The whole thing went sideways when the "developing countries" such as China and India became economic power houses while using first class mail for shipping goods. I suspect that sending goods to Malta or Grenada (both are about 300 sq miles) is less taxing on the local postal service than sending that same package to Nebraska which is around 1000 miles from the nearest sea port with a Post Office international service center.

    From the USPS web site... About 621 million pieces of international mail entered the U.S. from foreign countries in fiscal year (FY) 2016. More than 95 percent of this mail was accepted by the U.S. Postal Service at one of its five International Service Centers (ISC) in San Francisco, New York, Los Angeles, Miami, and Chicago. The USPS foots the bill for the 'last mile' delivery. Or maybe the last 1000 miles. Or 3000.

    It makes sense to address the misuse of the system (using letter rate mail for parcels) as well as upgrading when a country is considered "emerging" as opposed to established. If the only way to do that is to withdraw from the UPU, then so be it.
    Measure twice. Cut once. Weld. Repeat.
    ( Welding solves many problems.)

  8. #8
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    Quote Originally Posted by A.K. Boomer View Post
    When I first seen it on the news I said to myself that it does indeed seem like a good move,

    not too many times I get to say that nowadays...

    I think it's very possible that at least in this situation with China that when all the smoke settles out we might just be standing on more level ground with them - providing things go smoothly enough and nothing escalates into complete madness which I don't rule that out...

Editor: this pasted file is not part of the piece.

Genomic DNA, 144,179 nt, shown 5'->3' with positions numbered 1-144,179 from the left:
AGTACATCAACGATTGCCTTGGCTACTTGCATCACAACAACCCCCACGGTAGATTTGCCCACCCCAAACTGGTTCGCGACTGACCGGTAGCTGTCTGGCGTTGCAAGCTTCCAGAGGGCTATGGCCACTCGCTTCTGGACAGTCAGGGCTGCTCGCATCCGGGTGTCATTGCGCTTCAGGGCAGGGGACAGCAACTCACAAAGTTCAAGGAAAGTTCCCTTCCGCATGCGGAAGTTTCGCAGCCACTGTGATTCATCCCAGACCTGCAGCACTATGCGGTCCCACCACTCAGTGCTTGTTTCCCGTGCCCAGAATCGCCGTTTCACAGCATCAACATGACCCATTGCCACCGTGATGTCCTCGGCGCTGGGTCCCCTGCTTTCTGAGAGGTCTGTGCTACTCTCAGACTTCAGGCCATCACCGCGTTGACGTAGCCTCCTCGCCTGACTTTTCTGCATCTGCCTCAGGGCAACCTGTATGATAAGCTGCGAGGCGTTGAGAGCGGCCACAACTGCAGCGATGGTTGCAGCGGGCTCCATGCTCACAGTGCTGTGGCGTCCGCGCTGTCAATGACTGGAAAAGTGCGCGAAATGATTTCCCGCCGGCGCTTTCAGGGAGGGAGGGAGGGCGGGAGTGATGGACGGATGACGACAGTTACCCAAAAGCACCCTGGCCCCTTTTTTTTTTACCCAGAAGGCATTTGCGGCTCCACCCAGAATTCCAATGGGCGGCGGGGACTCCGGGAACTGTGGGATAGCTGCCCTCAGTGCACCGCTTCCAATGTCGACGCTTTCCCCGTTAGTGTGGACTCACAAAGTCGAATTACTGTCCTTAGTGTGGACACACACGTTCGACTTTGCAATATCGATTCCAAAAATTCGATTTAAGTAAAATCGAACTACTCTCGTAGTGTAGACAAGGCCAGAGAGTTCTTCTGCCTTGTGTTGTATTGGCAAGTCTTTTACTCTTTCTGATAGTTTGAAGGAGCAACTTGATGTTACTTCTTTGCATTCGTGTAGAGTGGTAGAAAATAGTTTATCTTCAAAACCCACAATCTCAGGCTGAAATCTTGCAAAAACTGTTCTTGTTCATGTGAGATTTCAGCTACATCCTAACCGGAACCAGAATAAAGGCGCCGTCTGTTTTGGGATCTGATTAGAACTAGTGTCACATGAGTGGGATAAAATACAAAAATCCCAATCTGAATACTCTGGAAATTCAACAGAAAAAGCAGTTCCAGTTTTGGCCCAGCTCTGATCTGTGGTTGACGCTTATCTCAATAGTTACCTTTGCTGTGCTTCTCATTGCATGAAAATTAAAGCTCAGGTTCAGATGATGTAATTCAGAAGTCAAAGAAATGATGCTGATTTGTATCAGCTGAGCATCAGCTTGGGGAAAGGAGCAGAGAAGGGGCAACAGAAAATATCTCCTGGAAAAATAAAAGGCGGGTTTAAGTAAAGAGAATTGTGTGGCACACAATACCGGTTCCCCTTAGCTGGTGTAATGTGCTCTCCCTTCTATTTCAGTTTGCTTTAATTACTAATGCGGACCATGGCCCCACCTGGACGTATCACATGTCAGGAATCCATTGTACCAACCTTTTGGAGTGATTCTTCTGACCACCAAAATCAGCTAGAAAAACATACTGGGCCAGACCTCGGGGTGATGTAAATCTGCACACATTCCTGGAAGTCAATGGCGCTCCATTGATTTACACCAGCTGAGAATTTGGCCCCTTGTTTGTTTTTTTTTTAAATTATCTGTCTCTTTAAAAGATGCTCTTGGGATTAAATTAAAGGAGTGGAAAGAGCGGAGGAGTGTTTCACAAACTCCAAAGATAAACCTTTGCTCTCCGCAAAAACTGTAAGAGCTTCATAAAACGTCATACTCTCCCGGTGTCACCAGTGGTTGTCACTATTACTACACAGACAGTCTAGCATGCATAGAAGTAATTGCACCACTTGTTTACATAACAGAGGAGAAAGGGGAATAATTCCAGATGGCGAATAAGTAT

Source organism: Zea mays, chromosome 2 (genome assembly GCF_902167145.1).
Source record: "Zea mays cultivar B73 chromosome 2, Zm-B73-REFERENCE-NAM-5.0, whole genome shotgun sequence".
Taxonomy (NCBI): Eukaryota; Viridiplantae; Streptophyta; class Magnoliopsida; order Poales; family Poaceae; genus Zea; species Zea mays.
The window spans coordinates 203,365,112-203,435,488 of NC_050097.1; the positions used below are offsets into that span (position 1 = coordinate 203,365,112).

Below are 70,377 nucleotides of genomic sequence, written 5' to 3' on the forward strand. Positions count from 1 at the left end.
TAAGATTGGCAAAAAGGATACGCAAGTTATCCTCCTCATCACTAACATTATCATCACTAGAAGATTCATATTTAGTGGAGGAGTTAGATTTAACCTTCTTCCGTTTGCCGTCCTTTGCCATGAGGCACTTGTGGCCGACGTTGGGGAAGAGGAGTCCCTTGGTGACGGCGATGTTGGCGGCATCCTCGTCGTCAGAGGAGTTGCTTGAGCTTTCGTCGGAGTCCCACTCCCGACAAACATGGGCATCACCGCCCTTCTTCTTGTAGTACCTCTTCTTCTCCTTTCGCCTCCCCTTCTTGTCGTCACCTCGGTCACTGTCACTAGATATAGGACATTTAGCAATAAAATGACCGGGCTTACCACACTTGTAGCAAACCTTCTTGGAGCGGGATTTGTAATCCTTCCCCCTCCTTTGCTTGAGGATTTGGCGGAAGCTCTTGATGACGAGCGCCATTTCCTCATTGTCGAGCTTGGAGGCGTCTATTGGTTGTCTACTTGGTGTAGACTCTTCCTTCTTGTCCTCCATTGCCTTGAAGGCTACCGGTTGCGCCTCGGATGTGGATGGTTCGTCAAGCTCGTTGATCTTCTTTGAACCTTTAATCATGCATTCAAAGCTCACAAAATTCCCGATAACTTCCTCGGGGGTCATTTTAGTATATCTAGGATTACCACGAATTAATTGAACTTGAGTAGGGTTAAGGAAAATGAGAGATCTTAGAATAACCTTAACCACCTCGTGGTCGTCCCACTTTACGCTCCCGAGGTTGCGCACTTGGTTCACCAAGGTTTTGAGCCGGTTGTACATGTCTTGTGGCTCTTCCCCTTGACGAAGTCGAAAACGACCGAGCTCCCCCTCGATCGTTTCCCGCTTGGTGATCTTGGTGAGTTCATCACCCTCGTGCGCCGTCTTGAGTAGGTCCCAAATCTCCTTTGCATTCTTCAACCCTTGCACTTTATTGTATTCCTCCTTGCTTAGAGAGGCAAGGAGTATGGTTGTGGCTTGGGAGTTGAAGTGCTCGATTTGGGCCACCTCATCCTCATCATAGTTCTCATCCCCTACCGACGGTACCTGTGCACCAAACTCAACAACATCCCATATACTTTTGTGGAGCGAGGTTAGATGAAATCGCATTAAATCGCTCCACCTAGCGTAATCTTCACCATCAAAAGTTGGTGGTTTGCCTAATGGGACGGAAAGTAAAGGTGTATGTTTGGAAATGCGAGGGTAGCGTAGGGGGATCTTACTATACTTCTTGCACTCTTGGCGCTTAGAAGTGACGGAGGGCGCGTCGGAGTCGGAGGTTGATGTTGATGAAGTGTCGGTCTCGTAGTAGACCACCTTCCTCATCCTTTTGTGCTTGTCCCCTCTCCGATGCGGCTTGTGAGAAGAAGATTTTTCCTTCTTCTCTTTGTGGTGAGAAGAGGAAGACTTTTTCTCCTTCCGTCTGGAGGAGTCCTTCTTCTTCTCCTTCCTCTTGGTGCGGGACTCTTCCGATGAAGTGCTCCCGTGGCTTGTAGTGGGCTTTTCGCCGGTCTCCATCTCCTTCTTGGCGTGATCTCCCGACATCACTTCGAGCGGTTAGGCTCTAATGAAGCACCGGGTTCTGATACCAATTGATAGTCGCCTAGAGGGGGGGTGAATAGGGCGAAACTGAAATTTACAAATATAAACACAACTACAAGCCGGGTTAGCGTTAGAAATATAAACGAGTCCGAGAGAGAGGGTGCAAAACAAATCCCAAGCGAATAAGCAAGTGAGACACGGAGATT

This is good news for US based junk import corporate benefits, instead of buying directly from China you have to order from Grizzbear that adds 500% to the small items price.
    Like the 160 USD Starret dial caliper that is made in china... now they can happily charge you 180 USD since less likely that you would cut the middleman

  9. #9
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    Quote Originally Posted by MattiJ View Post
    This is good news for US based junk import corporate benefits, instead of buying directly from China you have to order from Grizzbear that adds 500% to the small items price.
    Like the 160 USD Starret dial caliper that is made in china... now they can happily charge you 180 USD since less likely that you would cut the middleman
    Well there will be that too but keep in mind if things get too outrageous it may start making sense to actually look at what the "home country" has to offer and for how much...

  10. #10
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    Tarriff's plus 'real freight' = inflation. None of it is going to bring jobs 'back here' for free. Just more short term profits for companies and more in the govt coffers. Sure, taxes got dropped for some, but tariffs put it on as a consumption tax for the many.

    Sure, if the prices rise enough then local manf might make the items, but at the "new normal" price. But to do that tarriffs have to stay and not be subject to the wims of politics.

    Sure glad i've already bought everything I'll ever need
    Last edited by lakeside53; 10-20-2018 at 04:02 PM.